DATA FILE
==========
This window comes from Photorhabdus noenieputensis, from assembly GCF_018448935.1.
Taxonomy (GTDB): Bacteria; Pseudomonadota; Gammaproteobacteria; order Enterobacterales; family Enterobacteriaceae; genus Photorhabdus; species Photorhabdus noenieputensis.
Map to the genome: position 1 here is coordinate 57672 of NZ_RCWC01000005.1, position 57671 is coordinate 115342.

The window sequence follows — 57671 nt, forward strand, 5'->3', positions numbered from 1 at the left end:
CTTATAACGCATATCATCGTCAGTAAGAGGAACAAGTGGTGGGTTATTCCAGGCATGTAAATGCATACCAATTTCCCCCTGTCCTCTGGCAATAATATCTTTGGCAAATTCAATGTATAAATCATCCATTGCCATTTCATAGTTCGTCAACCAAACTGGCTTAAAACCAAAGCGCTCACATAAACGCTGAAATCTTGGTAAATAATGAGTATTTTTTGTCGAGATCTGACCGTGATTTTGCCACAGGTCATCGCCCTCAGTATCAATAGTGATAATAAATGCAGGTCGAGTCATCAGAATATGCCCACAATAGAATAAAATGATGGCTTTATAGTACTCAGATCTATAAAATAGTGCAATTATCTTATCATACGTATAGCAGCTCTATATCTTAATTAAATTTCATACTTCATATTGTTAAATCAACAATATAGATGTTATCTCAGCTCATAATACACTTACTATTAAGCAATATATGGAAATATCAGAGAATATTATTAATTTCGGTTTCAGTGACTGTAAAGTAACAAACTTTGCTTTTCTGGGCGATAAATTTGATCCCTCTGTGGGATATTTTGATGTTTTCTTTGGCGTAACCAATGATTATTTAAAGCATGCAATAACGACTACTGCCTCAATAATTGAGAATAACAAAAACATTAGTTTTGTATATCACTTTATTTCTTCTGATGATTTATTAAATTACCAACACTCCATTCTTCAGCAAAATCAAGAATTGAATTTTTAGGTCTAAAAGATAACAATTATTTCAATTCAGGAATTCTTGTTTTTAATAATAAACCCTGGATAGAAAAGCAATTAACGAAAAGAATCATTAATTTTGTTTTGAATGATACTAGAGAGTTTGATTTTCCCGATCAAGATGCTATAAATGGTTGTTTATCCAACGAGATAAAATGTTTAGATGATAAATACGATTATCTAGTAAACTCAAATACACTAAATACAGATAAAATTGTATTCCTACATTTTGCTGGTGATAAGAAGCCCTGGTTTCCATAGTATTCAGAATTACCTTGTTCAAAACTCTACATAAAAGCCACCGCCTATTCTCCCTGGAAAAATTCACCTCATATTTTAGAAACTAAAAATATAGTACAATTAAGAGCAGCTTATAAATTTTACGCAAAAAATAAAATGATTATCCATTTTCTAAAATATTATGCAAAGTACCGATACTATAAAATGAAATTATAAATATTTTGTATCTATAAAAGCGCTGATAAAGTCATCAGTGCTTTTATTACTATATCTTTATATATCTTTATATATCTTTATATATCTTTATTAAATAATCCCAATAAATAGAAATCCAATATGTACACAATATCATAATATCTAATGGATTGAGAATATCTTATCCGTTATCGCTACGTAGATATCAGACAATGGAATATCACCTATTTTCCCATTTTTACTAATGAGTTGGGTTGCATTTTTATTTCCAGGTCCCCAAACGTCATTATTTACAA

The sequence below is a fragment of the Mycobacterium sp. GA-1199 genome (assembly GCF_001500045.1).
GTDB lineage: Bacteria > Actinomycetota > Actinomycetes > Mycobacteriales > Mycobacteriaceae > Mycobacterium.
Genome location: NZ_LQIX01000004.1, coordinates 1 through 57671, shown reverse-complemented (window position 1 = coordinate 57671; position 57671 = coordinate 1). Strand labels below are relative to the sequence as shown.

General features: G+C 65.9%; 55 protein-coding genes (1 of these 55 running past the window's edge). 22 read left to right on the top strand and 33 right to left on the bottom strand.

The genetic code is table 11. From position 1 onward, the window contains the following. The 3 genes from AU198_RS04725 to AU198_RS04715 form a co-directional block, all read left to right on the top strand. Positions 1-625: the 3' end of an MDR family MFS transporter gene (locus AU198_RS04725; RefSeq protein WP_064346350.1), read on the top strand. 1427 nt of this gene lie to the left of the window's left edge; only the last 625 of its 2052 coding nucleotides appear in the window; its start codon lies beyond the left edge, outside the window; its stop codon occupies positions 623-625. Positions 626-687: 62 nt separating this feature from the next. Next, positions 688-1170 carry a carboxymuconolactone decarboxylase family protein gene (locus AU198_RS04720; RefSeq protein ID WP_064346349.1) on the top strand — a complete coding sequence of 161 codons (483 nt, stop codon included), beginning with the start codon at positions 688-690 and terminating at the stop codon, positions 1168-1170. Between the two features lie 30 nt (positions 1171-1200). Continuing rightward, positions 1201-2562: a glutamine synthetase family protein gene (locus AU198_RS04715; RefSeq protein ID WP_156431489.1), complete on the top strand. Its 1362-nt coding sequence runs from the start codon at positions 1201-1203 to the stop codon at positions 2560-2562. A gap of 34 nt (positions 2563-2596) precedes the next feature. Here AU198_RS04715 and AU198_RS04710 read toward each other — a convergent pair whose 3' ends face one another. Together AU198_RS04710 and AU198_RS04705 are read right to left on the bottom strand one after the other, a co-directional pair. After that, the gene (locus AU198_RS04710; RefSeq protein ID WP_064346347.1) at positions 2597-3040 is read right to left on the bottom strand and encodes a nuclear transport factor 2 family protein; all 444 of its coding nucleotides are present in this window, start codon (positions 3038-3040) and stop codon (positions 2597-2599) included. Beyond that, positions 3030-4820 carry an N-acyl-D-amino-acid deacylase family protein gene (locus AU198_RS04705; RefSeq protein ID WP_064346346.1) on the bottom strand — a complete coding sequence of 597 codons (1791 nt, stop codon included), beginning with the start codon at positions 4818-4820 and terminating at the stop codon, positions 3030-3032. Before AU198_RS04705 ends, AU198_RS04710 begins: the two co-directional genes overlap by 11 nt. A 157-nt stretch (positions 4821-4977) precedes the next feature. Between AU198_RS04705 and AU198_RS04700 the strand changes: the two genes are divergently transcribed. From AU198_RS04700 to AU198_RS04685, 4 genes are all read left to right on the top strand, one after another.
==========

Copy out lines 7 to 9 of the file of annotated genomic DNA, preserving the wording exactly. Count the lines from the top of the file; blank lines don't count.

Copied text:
GTDB lineage: Bacteria > Actinomycetota > Actinomycetes > Mycobacteriales > Mycobacteriaceae > Mycobacterium.
Genome location: NZ_LQIX01000004.1, coordinates 1 through 57671, shown reverse-complemented (window position 1 = coordinate 57671; position 57671 = coordinate 1). Strand labels below are relative to the sequence as shown.

General features: G+C 65.9%; 55 protein-coding genes (1 of these 55 running past the window's edge). 22 read left to right on the top strand and 33 right to left on the bottom strand.